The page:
As I write this, our friend is out on the road somewhere, pedaling steadily eastward. Jerry talked with me before he departed for his big cross-country bike tour, and you can read those thoughts here.
Now that Jerry’s been traveling for a few weeks, I thought it would be great to catch up with him and see how his travels are going. Thanks, Jerry, for sharing your progress with us, both here and through your Instagram (tenmetersfromthehut).
Where have you traveled? Any favorite spots?
It’s been quite the adventure so far. I flew to Fairbanks and then cycled north on the Dalton Highway to Deadhorse, Prudhoe Bay. It took me two days to hitchhike back to Fairbanks.
Since then I’ve been riding south and east into Canada. Right now I’m in Dawson Creek, British Columbia– the start of the Alaska Highway.
The section north of Coldfoot on the Dalton Highway is wild and epic. The tundra stretches forever. I rode the last 250 km on the gravel road through the night, arriving in Deadhorse at 5 a.m.
The sun was ahead of me all night, slightly to the left at first then dipping towards the horizon but never reaching it, and then climbing to the right of me. It was quite something to ride alone in the tundra through a night like that.
The landscapes and skies all the way have been beautiful. I liked Kluane Lake in Yukon, and the high plateau between Haines Junction and Haines, Alaska, was remote and rugged.
Haines itself is an awesome little town. I went sea kayaking for the day and saw seals, porpoises and eagles.
I’ve cycled about 3500 km so far.
What’s life like on the wildlife front? I see you’ve become an expert at hanging your panniers high.
Lots of wildlife, I wasn’t expecting so much! Caribou, moose, grizzly bears, beavers, porcupines, stone sheep, snowshoe hares, black bears, coyotes, bison, so many birds and really interesting insects. Every day is like a day at the zoo.
I’m getting used to the bears but they do make me anxious. I learnt how to hang my food up high in a tree. I carry pepper spray, but one lady explained to me that that’s just seasoning for them.
Sometimes if I know there are bears around I’ll stop and eat my dinner before making camp further down the road, so I won’t have food smells around camp.
The other unwelcome wildlife are the mosquitos. It’s hard keeping hold of your own blood in this place.
Is there anything you packed that you wish you hadn’t, or anything you wish you had taken with you?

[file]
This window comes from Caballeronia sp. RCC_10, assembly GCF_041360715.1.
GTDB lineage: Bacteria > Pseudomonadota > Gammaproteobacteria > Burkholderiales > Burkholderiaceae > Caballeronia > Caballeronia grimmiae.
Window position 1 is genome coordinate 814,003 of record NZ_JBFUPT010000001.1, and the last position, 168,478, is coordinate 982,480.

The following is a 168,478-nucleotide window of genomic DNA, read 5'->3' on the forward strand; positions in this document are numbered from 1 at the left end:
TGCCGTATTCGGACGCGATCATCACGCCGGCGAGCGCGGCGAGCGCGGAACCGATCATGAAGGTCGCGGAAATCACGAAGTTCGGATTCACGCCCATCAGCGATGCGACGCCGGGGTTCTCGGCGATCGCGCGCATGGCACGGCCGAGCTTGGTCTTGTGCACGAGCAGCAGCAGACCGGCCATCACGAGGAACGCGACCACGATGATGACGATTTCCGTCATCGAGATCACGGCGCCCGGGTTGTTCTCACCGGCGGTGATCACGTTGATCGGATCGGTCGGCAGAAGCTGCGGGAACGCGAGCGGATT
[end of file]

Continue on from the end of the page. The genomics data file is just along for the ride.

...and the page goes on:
I’ve been pretty happy with my two small pannier bags. I’ve used everything I brought and haven’t wanted for anything else.
Sometimes other cyclists see my bags and looking down their noses they ask, “Credit card touring?” I reply enthusiastically, “No no, there’s a tent and sleeping bag and cookstove in there!”
Then they doff their caps as their eyes dart quizzically between their bags and mine. The light bags allow me to ride about 150km a day.
I met one cyclist who said, “Ah, you’re the British guy who’s cycling hundreds of kilometres a day?!” Well, I don’t know about hundreds, but I’ve done a few days over 200km and the lighter bags really help.
What’s come in most handy?
A headnet for the bugs is a very useful thing. Clothing made of merino is very handy for a trip like this.
I also have no regrets over remortgaging my apartment to buy a new pair of Assos shorts.
You mention the two seasons of winter and road construction. What has road work been like and how are you navigating through it?
There are some long sections, like up to 20 and 30km in Yukon. Much of the Alaska Highway is chip seal so it really sucks the forward momentum out of your bike. You get used to it though.
The drivers have been pretty good, I’ll say that. Especially on the Dalton Highway. The truck drivers up there know what it means to be vulnerable and can relate to cyclists.
What about food and refueling? Has that been a concern at all?
This has been a big challenge. Grocery stores can be 500km apart and at first I wasn’t carrying enough food on the bike. I’ve learnt now to eat whatever I can find whenever I find it.
There’s a great cafe and bakery in Haines Junction. I arrived in the evening and had dinner there. Then I camped outside and had a fine breakfast in the morning before setting out for my day.
A couple of tour highlights?
I’ve met many inspiring people along the way. About 85km out of Fairbanks a lady at the side of the road flagged me down. I thought she might be in distress, but she had passed me in her car and was concerned because she said a storm was coming.
She invited me to pitch my tent at her cabin there and made me dinner. I said this was great and I’d never been invited to stay like that. She replied, “Really?? You can’t have been in Alaska that long”. She made me a lovely breakfast, too, and I was on my way.
In northern British Columbia I hung out for an evening with a family from Montreal. The oldest girl is 16, the boy is 15, and the little girl 9. They were heading out for a 800km canoe trip in the Northwest Territories for three weeks.
Two years ago they all cycled from Vancouver to Montreal. The little girl was seven. Papa fixed up an electric bike to help her a bit, and she joined them for part of the journey, from Vancouver to Calgary. I made a post about them on Instagram and friends asked if they were adopting.
I’ve met so many kind and incredible people. They inspire you to be better and do more.
Thank you for the excellent update, Jerry. You are missed in D.C., but we love following along via your photos and notes on your Instagram.